Strachan, who was the Kent Police chief from 2006 to 2010, said there are various reasons officers are leaving.
“I agree wholeheartedly with Chief Padilla’s comments – frustration with the courts, significant restrictions on proactive policing, and I would add that officers need to feel comfortable and supported to do their jobs, and clear direction on what is expected from society,” Strachan said.
Padilla said nationwide political trends make it harder to keep officers.
“They are listening to the defund (police movement) and a lot of conversations,” Padilla said. “It’s tough for a department like Kent. We don’t have the same issues they have at the national level, but it impacts us the same as Minneapolis.”
Strachan, who also led the Bremerton Police Department and King County Sheriff’s Office after leaving Kent, agreed the present climate impacts officers staying on the job.
“The current environment is not supportive, and while almost all in law enforcement support reform and changes, what we are seeing is really more reactive and restrictive, without creating the critical behavioral health infrastructure to support it,” Strachan said. “We need positive reform, and to be responsive to community concerns, but also need to balance it with attention to public safety.”
Padilla told the council, just as he has in the past couple of years, that he believes Kent should have about 195 officers to serve a population of 133,000, similar to other cities of Kent’s size.
Current staffing puts Kent at 1.15 officers per 1,000 residents. The state average is 1.19 (the lowest in the nation). The national average is 2.4 officers per 1,000 residents, according to FBI Police Employee Data 2019.
“We are not even close,” Padilla said.
With fewer officers, Padilla said it leads to longer response times, more complaints and less proactive community-based contacts. All staff also faces mandated overtime to cover for having fewer officers.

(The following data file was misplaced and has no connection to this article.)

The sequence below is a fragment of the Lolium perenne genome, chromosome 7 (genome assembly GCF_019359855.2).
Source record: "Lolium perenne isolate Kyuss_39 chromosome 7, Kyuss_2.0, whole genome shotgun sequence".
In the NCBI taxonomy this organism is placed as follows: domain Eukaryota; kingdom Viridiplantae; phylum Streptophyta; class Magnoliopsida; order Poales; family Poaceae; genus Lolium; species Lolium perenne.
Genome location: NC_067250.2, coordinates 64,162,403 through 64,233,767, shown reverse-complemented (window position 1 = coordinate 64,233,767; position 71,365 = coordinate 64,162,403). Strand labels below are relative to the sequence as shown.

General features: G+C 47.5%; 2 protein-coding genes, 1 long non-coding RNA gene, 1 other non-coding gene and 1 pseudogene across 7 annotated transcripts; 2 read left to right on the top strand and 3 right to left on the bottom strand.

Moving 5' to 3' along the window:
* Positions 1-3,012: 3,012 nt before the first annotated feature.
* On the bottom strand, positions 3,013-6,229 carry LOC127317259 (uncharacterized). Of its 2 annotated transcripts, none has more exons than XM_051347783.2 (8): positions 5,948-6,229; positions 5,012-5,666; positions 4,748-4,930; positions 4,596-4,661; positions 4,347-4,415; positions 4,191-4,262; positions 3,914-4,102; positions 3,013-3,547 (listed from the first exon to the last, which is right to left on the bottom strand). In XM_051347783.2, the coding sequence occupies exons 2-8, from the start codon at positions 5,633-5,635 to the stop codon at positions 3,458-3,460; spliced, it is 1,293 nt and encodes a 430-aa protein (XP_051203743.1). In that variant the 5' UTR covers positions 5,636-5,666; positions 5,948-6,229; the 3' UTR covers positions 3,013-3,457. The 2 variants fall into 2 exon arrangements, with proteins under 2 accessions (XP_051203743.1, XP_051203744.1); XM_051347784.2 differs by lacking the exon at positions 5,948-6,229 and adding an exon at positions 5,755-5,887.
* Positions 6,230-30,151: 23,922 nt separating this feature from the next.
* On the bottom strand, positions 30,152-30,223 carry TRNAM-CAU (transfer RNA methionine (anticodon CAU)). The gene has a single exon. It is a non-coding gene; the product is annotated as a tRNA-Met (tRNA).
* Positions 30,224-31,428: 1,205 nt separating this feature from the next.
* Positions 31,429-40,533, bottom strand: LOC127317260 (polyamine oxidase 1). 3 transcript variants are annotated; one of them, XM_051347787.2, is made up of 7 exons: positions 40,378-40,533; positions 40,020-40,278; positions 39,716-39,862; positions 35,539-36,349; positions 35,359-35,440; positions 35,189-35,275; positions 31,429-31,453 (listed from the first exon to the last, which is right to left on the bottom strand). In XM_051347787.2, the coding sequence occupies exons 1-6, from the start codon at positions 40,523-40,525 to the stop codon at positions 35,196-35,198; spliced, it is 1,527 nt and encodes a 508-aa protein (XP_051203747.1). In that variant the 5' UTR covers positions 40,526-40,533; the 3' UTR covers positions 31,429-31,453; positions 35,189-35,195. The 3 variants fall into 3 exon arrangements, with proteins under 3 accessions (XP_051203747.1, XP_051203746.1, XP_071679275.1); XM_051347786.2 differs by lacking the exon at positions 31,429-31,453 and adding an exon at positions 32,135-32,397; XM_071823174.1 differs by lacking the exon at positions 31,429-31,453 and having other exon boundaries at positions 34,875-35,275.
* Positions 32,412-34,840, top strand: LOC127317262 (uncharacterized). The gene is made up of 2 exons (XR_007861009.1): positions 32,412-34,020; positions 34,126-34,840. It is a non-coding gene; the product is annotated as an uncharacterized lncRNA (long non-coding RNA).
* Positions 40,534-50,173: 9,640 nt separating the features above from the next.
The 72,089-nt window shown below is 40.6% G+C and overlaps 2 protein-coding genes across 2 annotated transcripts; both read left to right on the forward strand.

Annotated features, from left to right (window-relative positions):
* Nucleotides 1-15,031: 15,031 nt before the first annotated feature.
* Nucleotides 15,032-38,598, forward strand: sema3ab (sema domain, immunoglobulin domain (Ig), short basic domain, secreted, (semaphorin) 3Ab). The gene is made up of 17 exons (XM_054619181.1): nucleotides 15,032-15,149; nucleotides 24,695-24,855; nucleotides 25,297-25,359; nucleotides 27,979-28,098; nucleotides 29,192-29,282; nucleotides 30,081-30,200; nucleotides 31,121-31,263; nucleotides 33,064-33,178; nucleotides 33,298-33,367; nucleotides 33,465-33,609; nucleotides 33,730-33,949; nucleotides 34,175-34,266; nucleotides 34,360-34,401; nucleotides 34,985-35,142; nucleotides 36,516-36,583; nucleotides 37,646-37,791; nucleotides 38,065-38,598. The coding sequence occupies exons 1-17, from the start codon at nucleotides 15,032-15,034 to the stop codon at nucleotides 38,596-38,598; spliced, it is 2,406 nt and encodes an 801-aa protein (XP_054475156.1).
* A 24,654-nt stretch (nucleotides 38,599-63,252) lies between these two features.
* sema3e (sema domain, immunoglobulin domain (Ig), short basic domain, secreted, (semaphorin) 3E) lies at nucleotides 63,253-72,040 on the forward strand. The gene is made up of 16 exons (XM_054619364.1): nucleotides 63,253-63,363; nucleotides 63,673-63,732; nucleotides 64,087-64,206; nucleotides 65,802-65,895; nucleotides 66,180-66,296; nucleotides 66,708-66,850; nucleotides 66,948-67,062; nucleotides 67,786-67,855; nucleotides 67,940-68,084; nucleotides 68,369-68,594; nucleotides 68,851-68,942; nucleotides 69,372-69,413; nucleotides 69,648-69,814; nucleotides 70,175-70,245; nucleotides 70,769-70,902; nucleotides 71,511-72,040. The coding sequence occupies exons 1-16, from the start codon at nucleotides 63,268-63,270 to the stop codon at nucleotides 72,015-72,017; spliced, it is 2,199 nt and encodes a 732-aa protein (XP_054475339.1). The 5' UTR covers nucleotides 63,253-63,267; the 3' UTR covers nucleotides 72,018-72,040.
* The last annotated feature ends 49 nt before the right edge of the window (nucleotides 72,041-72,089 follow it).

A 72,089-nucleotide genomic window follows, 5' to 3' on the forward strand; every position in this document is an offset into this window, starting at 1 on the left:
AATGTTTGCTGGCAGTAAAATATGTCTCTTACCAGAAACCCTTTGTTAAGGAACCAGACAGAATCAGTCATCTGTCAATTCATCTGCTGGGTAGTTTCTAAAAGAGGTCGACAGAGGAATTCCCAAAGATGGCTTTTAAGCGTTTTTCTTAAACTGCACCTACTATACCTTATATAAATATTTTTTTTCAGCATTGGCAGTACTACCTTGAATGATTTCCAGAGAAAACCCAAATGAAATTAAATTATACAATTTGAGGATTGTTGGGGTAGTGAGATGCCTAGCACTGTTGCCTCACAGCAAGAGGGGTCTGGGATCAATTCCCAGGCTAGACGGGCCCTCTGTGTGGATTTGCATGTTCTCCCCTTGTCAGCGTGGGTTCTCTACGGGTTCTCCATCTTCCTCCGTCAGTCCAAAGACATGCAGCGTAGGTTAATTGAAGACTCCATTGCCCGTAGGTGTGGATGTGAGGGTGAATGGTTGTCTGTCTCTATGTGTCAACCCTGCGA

“It will lead to more crime,” Padilla said.
Strachan said the mandated overtime makes the job even tougher.
”I think a huge factor is families and stress,” Strachan said. “This profession requires nights, holidays, overtime and sometimes working through very stressful decisions and situations. When you add increased liability, negative views from the public, and stereotyping all officers for the actions of a few, many families just feel it is not worth it anymore.”
With so many officers leaving, jobs will open for new candidates. But fewer people are applying to be police officers.
“I’m going to be straightforward, this is not good,” Padilla told the mayor and council. “We are experiencing a significant decrease in the number of applicants coming in.”
Kent had 636 candidates in 2019. That dropped to 478 in 2020 and to 152 through the first six months of this year, which would total about 300 for the year if the current trend continues. Many candidates do not end up meeting the requirements to join the force.
“Starting the third quarter 2020 our numbers died down to 60-65 applicants per quarter and that has been consistent for four quarters in a row,” Padilla said.
Padilla said the candidate numbers are trending 37% below last year and 52% below 2019.
Councilmember Zandria Michaud asked Padilla how he plans to handle so many officers leaving the department and fewer candidates to replace them.
“I am going to try to make this the best place an officer can work anywhere,” Padilla said. “The challenges we are facing, we are going to hang in there and see a level set. It’s not as dire as it could be. I love the people that leaving, but I’m putting my energy in those remaining behind.”